The Jersey City Democratic Committee results were certified last week, with 26 off-the-line challengers winning in 56 contested races, five ties, and questions being raised over several party affiliations and addresses – though the clerk’s office says most of these concerns are unfounded.
By John Heinis/Hudson County View
The committee candidates running on the Hudson County Democratic Organization line won 25 contested races, bringing their total to 335 with 310 seats uncontested, according to the final tallies from the Jersey City Clerk’s Office.
That number will likely go up to 340 since the party selects the winner in the case of tie.
The Hudson County Progressive Alliance secured eight victories, the Progressive Democrats of Hudson County won seven seats, and three other candidates that identified as progressives were declared the winners in their respective districts.
Progressive candidates made up 53 of the 56 challengers in contested races.
Nine other winning committee members were affiliated with more obscure groups such as “Together We Can Change Our Community,” “Original Democratic Organization,” and “Hudson County Democratic Party.”
Preliminary tallies had progressive candidates winning 20 seats, as HCV first reported.
In the Heights, two HCDO candidates were disqualified for living outside of the 10th District, securing two wins for the Progressive Democrats of Hudson County in what appeared to be a tightly contested bout.
On Friday, the day after the results were certified, Marc Devens, who easily won his Ward E committee seat and is a member of the HCPA, tweeted a thread relying on county and state voter registration data that showed three Republican and seven unaffiliated voters running on the line with a handful of other residencies being questioned as well.
“I understand that mistakes happen. The vast majority of voters couldn’t tell you what district they’re in,” he wrote, also stating that he initially reached out to the clerk’s office on Monday, June 14th.
“But if you’re running for one of these seats, what sort of outreach are you able to do to the people in your district if you don’t even know which one you live in?”
All but one of the candidates he mentioned ran unopposed and he also noted that he may have been mistaken in three instances where two people with the same name lived at the same address – where one person was a Democrat and the other was unaffiliated.
Barbara Stamato, the chair of the Jersey City Democratic Organization, said today she was only aware of the issue in District 10 and deferred to the clerk’s office on the final results.
In a lengthy emailed explanation earlier this evening, Deputy City Clerk John Hallanan said that his office checked the same state and online data Devens had referenced and found that there were no additional residency discrepancies – indicating that they were looking at two separate sets of data.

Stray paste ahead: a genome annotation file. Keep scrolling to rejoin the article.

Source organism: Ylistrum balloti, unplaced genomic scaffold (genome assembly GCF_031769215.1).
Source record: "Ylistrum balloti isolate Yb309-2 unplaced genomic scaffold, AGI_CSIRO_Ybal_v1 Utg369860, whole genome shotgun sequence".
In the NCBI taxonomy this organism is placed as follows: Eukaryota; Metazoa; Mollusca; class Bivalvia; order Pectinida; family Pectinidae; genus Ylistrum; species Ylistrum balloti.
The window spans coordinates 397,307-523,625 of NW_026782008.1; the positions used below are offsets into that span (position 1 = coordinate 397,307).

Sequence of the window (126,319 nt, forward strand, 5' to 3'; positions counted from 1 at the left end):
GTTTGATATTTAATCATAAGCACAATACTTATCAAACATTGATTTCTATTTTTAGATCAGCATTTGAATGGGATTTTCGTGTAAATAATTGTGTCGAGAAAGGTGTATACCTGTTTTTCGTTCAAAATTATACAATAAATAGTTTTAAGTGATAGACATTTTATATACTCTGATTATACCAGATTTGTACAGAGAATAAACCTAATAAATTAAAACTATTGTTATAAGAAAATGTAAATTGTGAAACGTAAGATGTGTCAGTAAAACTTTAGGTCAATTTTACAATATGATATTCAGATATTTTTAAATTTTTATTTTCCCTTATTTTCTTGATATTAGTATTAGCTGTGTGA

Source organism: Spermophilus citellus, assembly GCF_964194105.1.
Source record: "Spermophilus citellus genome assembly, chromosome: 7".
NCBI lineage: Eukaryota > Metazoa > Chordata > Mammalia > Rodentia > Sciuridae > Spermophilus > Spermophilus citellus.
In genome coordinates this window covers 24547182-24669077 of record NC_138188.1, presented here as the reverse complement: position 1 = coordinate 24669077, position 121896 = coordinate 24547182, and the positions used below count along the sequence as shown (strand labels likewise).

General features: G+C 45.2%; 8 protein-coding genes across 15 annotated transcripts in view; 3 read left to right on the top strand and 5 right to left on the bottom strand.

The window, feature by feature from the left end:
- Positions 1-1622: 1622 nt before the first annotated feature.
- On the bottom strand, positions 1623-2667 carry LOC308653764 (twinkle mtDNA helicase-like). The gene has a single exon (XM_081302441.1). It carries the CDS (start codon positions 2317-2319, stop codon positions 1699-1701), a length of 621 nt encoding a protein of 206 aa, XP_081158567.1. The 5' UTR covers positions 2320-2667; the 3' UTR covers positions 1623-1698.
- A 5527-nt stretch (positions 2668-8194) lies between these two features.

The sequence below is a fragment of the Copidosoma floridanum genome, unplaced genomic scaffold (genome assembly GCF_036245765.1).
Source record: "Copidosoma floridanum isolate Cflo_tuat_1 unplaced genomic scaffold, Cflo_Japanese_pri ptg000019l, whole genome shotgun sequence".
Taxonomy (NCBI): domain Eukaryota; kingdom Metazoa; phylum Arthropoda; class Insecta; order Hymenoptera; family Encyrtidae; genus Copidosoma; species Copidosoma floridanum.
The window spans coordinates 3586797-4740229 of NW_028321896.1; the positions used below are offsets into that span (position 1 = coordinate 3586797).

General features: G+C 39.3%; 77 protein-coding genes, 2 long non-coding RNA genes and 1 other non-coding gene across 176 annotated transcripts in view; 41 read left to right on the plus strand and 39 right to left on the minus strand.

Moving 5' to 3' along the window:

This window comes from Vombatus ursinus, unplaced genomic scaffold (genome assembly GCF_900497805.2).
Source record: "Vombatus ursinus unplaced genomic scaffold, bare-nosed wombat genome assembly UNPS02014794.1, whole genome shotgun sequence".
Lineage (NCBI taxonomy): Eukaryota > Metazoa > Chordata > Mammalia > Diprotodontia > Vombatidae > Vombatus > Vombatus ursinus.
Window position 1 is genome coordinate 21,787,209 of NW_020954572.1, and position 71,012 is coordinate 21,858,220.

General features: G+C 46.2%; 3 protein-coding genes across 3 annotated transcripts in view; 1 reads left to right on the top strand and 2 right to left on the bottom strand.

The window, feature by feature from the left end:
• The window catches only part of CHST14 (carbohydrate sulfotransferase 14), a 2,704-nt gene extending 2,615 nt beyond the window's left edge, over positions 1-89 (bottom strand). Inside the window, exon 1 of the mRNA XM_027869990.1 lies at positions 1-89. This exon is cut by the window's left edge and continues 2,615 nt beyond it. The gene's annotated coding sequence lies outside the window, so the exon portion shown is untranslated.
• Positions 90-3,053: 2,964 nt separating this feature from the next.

He continued that all three Democrats were certified in the case where they lived in a residence with an unaffiliated voter with the same name, providing further explanation as to how two unaffiliated voters were able to run as Democrats in Districts A-11 and B-11, respectively.
” … With regard to Sharena Brewington (A-11) and Maryanne Schumann (B-11) you are correct that both are still listed as ‘unaffiliated’ in both the SVRS system and on the District Sheets. However, they both declared themselves to be Democrats by virtue of filing notarized petitions to run as Democrats in the Primary Election,” Hallanan explained.
“Their failure to simultaneously file a Voter Registration Form with their petitions to formally declare their affiliation with the Democratic Party is, in light of the fact that they both ran unopposed, a curable defect which we leave to the Committee membership to resolve at its re-organization meeting.”
In regards to the possibility of three Republicans running as Democrats, Hallanan wrote that all three were registered Democrats, though two of them filled out their Voter Registration Forms with their petitions.
“With regard to Gabriel Guach (D-19) Nicholas Grillo (E-11), both individuals filed a Voter Registration Form simultaneously with their petitions, which this office accepted and forwarded to the County. Presumably the SVRS has not been updated yet to reflect their current party affiliation.”
Devens said this evening that while he appreciated the effort the clerk’s office put into their response, multiple questions still remain, also questioning the HCDO’s selection process.
“I appreciate the clerk’s office’s response to my concerns, but I am left confused as to why the data provided to me by both the State of New Jersey’s Division of Elections and the Hudson County Superintendent of Elections differs so wildly from the data available to the clerk’s office,” he began.
“If this data is correct, we should still ask ourselves why the HCDO is endorsing candidates who had to change their party affiliation from Republican or Unaffiliated just to run for these positions instead of supporting candidates with established ties to the Democratic Party.”
Given that the results are now certified, it would likely take a legal challenge to review the clerk’s decisions, though the JCDO bylaws allow for a vote to remove members with cause.
Their reorganization meeting is scheduled for net Monday, June 28th, at the Moose Lodge, located at 60 West Side Ave.